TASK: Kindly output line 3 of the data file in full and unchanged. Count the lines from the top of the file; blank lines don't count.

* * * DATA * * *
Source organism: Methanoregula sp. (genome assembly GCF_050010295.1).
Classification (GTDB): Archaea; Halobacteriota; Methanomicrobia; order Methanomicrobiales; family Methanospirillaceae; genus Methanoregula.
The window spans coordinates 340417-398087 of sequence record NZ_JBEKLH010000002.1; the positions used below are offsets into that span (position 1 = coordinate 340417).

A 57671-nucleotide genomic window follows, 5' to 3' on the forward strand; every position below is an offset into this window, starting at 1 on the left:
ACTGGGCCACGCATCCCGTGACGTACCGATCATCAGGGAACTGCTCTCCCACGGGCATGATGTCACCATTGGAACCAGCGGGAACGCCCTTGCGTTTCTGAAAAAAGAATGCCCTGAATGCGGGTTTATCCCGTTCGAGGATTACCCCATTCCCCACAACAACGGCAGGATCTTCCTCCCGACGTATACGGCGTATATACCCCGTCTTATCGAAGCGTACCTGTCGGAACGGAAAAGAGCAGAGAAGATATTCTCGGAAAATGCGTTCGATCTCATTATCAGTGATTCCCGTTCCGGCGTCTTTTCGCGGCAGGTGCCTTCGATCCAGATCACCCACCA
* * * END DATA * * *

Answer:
The window spans coordinates 340417-398087 of sequence record NZ_JBEKLH010000002.1; the positions used below are offsets into that span (position 1 = coordinate 340417).